There is unfortunate certainty in the enduring occurrence of conflict and natural disaster. Environmental catastrophe and civil unrest are becoming an increasingly inherent part of our global landscape. At the frontline are the doctors and medical professionals who work tirelessly – often against the odds – to help victims and preserve life. Yet in countries where resources are scarce, and access to equipment and training is limited, these doctors are left to face the most challenging of circumstances; ill-equipped and unsupported. The David Nott Foundation was established to change that.
Our vision is of a global network of medical professionals, trained to the highest standards, providing the best care to patients in war and natural disaster zones.
We are the only charity dedicated to teaching surgical skills to local doctors living and working in areas affected by conflict and catastrophe. We travel as close to the frontline as possible to deliver our training, and if this isn’t possible, we bring doctors to the UK for training.
Since it was established in 2015, the David Nott Foundation has trained 803 doctors from around the world over 28 courses, benefitting an estimated 2 million patients worldwide.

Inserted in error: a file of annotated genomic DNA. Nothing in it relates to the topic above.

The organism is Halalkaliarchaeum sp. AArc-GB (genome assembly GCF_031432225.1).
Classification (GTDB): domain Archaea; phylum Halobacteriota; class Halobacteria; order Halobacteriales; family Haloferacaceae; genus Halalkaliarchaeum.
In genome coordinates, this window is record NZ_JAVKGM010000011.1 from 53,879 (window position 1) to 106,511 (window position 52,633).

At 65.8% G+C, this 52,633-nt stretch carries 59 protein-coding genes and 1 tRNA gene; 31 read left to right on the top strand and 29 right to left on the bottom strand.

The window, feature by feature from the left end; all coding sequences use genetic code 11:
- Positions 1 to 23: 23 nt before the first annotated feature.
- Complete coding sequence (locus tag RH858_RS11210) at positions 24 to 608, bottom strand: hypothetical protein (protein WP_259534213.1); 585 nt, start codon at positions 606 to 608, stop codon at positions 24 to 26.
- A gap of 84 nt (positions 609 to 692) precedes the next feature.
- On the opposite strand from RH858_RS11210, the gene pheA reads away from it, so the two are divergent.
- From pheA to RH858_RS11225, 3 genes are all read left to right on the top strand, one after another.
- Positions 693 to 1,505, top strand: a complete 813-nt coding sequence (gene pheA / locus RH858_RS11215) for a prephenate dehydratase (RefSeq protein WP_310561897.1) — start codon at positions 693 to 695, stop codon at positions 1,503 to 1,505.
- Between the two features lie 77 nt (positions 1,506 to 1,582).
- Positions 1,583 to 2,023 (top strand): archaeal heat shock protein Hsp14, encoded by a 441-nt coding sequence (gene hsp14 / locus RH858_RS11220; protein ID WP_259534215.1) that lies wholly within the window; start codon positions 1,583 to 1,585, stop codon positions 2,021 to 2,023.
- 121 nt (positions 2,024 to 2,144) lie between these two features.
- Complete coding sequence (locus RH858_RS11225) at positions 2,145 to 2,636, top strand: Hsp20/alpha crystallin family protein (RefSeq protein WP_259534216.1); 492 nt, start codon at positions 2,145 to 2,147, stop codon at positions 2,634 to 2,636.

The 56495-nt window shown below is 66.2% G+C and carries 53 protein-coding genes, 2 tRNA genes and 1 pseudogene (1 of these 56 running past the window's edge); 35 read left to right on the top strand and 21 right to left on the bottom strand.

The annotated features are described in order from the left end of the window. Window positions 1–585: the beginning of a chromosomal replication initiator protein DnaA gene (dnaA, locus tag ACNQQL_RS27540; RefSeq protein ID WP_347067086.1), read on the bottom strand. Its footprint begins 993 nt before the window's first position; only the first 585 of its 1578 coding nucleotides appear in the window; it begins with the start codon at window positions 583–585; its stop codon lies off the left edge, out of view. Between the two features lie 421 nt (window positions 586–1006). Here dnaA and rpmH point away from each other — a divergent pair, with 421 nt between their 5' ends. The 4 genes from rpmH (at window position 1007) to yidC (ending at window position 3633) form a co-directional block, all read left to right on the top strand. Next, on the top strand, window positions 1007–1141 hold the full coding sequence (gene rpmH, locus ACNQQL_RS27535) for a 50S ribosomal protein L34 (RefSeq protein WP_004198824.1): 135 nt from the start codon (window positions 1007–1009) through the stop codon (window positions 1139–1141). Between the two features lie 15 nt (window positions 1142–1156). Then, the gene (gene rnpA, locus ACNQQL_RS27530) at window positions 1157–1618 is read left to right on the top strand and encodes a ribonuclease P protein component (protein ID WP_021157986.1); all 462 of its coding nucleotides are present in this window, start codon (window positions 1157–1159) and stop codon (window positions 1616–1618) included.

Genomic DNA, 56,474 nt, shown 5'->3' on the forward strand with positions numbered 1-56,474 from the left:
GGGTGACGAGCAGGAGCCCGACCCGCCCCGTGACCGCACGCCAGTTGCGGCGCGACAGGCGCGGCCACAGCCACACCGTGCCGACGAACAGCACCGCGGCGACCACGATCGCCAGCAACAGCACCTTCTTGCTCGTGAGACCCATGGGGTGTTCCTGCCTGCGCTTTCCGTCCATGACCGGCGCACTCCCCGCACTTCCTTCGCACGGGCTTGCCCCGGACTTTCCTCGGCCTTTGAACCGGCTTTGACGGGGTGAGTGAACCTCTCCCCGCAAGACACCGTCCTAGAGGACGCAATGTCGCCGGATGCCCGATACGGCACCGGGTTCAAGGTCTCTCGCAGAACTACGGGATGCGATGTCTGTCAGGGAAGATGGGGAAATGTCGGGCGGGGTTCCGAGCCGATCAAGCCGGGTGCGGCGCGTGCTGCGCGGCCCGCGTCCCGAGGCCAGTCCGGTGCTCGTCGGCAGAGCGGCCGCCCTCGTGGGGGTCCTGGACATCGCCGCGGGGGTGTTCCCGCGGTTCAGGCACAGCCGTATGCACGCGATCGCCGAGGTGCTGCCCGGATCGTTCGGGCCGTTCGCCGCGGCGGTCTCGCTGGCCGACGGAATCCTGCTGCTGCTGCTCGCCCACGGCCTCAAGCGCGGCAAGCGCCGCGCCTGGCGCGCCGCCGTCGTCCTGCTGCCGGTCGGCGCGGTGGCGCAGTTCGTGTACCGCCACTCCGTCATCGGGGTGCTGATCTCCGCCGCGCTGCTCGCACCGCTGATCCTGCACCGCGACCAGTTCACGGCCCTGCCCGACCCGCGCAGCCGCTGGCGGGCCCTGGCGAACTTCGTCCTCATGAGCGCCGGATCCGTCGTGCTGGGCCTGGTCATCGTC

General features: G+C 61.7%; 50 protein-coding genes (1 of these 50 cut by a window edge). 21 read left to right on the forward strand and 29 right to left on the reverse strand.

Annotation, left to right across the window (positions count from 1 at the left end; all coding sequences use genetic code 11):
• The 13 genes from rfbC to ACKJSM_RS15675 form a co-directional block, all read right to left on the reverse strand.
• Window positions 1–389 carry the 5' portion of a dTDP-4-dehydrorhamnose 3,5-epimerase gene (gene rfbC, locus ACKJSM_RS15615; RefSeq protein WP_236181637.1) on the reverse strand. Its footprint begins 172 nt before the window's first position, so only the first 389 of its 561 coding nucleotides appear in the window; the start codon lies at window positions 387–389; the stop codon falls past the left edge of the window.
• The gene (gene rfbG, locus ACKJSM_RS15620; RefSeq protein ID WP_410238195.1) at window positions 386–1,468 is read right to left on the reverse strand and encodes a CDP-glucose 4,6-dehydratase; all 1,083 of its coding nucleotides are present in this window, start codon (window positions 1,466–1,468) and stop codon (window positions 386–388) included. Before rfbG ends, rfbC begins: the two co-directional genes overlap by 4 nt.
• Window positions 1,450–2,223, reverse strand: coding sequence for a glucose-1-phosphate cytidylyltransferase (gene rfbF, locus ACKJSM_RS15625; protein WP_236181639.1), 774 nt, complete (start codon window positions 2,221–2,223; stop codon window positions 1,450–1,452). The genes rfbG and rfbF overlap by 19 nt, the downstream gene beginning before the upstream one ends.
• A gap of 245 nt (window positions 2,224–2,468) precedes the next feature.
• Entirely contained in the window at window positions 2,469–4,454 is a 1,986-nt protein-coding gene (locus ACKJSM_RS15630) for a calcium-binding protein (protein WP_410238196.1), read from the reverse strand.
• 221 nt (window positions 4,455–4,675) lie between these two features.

Our legacy remains long after our courses come to an end through the improved healthcare, knowledge and confidence of whole communities.
The funds from the Syncona Foundation have enabled the recruitment of an Operations Director and Development Officer to grow the reach and impact of the Foundation’s training.
Our future plans
- To amplify our reach by increasing the number of overseas training programmes that we deliver. On each course, we teach 24-30 doctors at an average cost of £1,000 per doctor.
- To continue to deliver two courses a year in the UK for 28 doctors from around the world. It costs £5,000 for each doctor we train, and £70,000 for each course we run.
- To use cutting edge specialist medical equipment and embrace the latest technology in order to deliver the best possible training.
In 2019, we trained Dr Samah on an overseas training course in Yemen. She is probably the only female surgeon left in Aden. Last year, she was able to apply the skills developed on this course in a life-threatening situation carrying out an emergency surgical airway procedure to create a clear airway in a technique that is only performed as a last resort when intubation is impossible.
“I saved his life; it was great what I felt at that moment. It’s all thanks to Dr David and his Foundation.”